The Same Awaits MAZ and BelAZ: How Latvia’s No. 1 Plant Was Killed

In my previous story, I explained on my fingers how the Riga Car Building Plant died. Now I will tell you how the electronic industry giant of Latvia – the Riga State Electrotechnical Plant – was killed. This information may be useful for Belarusians.

Those who lived under the USSR will remember that Riga State Electrotechnical Plant radios were the best in the Soviet Union. They really were the best not only in the USSR, but also in the world — I testify as a radio engineer by first profession. But not many people know that the Riga State Electrotechnical Plant receivers were related products, side products. The main specialisation of this plant is telephone stations.

For reference: the Riga State Electrotechnical Plant is the oldest Latvian company, its history dates back to the Russian Empire.

It produced everything – electric lamps, receivers, telephones, cameras, even airplanes… The Riga State Electrotechnical Plant especially flourished during the Soviet era. Dozens of different plants and factories spun off from the Riga State Electrotechnical Plant, including my “Radiotehnika”.

We can say that the Riga State Electrotechnical Plant was the foundation of the entire Latvian industry.

In the late 1980s there were 20,000 people at the Riga State Electrotechnical Plant. The plant provided telephone communication equipment to the entire Union – from Kaliningrad to Vladivostok, from Kushka to Magadan.

Imagine: microscopic Latvia (2.8 million people) had a monopoly on the telephone exchange market on a territory of 300 million people. The dream of any modern Elon Musk and Steve Jobs. Those who have done business will understand what a thrill it is — 300 million regular customers.

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…In 1991, the great Union collapsed. The slow and sad Latvian capitalism began. The Riga State Electrotechnical Plant moved from Union subordination to local young Latvian “hop, hop, whoever doesn’t jump” jumpers [a reference to this – ed]… Yes, brother Belarusians, Latvian embroidery wearers of 1991 did not differ from your jumpers of 2020. They’re just as bouncy, and just as brainless.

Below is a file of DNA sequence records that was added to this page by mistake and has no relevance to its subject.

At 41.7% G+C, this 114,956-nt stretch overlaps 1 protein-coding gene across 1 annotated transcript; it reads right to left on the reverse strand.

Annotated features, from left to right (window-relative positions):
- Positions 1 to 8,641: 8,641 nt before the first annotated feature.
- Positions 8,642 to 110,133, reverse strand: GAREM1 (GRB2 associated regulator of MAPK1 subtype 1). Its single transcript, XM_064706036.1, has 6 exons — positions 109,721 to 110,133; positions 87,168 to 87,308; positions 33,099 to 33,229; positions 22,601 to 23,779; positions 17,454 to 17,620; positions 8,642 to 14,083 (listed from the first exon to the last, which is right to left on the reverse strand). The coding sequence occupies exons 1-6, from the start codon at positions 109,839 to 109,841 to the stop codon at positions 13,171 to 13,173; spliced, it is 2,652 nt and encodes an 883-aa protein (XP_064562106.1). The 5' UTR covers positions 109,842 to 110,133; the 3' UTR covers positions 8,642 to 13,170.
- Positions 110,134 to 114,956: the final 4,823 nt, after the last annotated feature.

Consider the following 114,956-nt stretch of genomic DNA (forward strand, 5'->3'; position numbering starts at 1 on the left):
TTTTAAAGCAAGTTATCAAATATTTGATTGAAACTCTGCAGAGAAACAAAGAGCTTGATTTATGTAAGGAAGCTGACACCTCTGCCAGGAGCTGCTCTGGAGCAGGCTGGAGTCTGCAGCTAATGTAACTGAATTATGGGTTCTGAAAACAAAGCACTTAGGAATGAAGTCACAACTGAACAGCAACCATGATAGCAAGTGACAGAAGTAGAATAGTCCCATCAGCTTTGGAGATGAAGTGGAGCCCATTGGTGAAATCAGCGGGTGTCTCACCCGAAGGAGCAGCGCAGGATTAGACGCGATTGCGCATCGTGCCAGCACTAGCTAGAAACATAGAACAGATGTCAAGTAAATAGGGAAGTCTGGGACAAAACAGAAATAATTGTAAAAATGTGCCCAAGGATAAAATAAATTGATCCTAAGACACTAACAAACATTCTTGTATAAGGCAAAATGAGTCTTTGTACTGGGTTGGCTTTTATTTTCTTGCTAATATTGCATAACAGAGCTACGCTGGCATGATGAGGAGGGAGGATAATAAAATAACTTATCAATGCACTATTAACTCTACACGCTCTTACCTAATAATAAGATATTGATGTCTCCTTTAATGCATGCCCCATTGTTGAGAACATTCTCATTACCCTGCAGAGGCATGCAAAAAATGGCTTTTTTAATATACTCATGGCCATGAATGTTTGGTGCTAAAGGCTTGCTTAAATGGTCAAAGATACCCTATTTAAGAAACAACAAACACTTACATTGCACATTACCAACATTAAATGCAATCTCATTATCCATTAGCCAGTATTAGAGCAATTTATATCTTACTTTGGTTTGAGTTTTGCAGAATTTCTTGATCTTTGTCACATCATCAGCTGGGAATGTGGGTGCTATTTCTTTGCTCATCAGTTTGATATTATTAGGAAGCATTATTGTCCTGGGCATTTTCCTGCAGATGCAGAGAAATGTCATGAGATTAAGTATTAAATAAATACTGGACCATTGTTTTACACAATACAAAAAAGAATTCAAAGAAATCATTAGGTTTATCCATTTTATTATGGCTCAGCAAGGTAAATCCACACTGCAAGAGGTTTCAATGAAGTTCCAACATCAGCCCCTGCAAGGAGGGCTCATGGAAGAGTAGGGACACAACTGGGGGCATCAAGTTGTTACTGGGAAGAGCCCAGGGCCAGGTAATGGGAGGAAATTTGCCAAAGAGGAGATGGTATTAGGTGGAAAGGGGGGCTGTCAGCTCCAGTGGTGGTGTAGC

In 1992, the digital revolution in telephone communications began. All over the world it began. Back then they began to massively change analog telephone stations to digital ones. An investor came to Latvia — the Swedish company TeliaSonera. The Swedes promised to invest almost half a billion dollars in the modernisation of the Latvian telephone network over 8 years. In return, they asked for 49% of the already existing (built under the USSR) state telephone network.

Latvians happily agreed, hoping that their great Riga State Electrotechnical Plant, which was then 100% owned by the state and was still alive, will continue to develop. Our State Electrotechnical Plant was about to get a lot of production orders for Swedish millions. I remember very well how the Latvian jumpers from the government celebrated the “victory” — our Riga State Electrotechnical Plant will also turn around now! Hop-hop!

The Swedes severely sobered the Latvian jumpers: “We have our own equipment suppliers. We don’t need your State Electrotechnical Plant”.

So, I tell you: the great Latvian Riga State Electrotechnical Plant did not receive a penny from this festival of investment. None at all…